The Human Rights Commission report on Mongolia (2012) reported poor prison conditions, abuse of prisoners by police, and uneven law enforcement. In Mongolia, there are a total of 25 correctional facilities including one detention facility and 13 detention centres where, on average, one social worker works
with 200–250 prisoners (NHRC, 2012). The responsibilities of social workers in detention centres include the protection of human rights and the provision of social and rehabilitation services.

Ratios of clients per social worker differ by sector: Khoroo/soum social workers in densely populated urban settlements as well school social workers have high workloads of clients. Hence, although social workers perform a wide variety of tasks, it is still unclear what services can be considered the main duties of Mongolian social workers. Many people visiting Mongolia comment that social work here is different from the Western concept and practice. Many social work responsibilities do not match the definition by the International Federation of Social Workers.

In particular, many duties of soum/khoroo social workers are in administrative matters. They are responsible for providing almost all public services including civil registration, social welfare entitlements, environmental cleanliness, community development, and employment support at a grass-roots level. School social workers spend most of their time maintaining order and discipline at schools and organizing extracurricular activities. Social workers in other sectors also spend a lot of time on administrative and logistics matters. Professional and workplace supervision, which play important roles in increasing the effectiveness of social work services, promoting capacity-building of social workers, and creating professional values and ethical norms for social work, have experienced slow development.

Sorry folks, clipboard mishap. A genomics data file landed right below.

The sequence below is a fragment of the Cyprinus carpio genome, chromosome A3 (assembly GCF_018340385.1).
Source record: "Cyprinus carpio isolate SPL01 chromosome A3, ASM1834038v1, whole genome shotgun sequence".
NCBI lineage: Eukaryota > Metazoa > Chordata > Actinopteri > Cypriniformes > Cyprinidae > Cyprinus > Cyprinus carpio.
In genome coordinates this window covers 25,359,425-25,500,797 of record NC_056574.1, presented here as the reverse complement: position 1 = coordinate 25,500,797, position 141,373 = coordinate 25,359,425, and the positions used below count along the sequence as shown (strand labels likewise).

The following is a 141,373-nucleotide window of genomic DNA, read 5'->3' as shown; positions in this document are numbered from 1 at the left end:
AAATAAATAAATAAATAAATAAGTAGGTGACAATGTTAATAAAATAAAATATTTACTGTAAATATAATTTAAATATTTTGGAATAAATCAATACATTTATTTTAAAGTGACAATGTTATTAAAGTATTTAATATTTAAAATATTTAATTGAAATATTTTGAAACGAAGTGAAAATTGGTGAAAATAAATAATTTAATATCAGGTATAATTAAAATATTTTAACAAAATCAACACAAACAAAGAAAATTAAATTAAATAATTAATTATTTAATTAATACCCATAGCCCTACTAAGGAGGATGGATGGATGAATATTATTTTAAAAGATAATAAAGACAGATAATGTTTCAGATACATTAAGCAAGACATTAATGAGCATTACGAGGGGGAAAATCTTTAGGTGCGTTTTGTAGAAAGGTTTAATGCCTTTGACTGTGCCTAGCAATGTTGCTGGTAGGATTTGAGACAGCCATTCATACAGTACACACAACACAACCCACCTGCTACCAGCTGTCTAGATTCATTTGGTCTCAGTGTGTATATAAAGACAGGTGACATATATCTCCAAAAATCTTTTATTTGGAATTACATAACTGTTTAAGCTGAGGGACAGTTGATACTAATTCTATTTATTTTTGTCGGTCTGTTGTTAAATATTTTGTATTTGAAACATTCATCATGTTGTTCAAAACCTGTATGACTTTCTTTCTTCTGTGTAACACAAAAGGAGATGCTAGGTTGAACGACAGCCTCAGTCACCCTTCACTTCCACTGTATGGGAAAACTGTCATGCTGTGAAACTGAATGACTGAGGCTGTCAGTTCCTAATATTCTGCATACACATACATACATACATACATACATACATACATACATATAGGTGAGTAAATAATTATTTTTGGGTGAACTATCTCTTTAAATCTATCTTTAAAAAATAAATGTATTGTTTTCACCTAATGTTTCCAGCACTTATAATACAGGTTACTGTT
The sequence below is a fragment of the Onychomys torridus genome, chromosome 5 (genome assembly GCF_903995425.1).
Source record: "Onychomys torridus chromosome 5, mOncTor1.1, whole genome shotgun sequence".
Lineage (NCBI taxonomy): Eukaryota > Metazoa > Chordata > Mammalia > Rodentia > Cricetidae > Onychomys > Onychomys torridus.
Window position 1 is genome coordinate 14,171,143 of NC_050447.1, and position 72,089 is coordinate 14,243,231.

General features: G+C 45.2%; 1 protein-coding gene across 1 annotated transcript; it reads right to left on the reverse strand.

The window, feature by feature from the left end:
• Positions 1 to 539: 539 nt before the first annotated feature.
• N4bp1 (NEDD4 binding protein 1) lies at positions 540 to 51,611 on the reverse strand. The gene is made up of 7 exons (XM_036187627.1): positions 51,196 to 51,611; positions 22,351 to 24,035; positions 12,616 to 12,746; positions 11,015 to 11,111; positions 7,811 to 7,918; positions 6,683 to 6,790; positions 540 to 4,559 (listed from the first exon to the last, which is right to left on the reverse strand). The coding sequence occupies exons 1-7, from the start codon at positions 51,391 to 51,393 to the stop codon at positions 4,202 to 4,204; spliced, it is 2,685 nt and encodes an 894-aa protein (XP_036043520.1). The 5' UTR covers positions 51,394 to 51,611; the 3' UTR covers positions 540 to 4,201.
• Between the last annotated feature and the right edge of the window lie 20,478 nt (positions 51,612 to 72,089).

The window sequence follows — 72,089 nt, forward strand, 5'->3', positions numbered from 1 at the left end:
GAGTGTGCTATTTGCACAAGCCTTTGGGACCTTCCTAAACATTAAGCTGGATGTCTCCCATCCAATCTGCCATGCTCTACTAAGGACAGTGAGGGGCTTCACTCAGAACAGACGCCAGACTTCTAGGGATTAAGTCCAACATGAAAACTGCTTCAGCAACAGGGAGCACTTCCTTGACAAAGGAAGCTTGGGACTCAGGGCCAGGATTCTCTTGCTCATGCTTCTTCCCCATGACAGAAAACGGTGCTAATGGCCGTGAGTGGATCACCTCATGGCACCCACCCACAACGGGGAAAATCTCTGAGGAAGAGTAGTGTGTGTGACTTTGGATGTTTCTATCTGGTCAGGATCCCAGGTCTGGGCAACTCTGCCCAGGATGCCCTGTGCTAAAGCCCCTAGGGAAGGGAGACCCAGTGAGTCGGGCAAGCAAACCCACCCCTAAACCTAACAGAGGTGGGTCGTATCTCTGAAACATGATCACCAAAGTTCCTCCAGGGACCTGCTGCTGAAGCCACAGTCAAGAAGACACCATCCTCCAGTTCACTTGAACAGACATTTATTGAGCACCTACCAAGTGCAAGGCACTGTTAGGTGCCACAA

International practice shows that professional associations of social workers act as leaders of professional development and define vision and perspective for social work. Professional associations strive to improve job descriptions for social workers, and their social and occupation status, and develop the profession in line with international standards. Six professional organizations uniting social workers contribute to the development of social work through independent or collaborative activities. They extend training opportunities for social workers and provide them with learning resources, and with the support of these organizations, social workers share their best practices and exchange ideas. However, only the Mongolian Association of School Social Workers has permanent staff and an office. More than 80 per cent of school social workers are members of the Mongolian Association of School Social Workers. Other organizations have few members and function occasionally. This contributes to a situation wherein their voice is weak in decision making regarding social work regulation.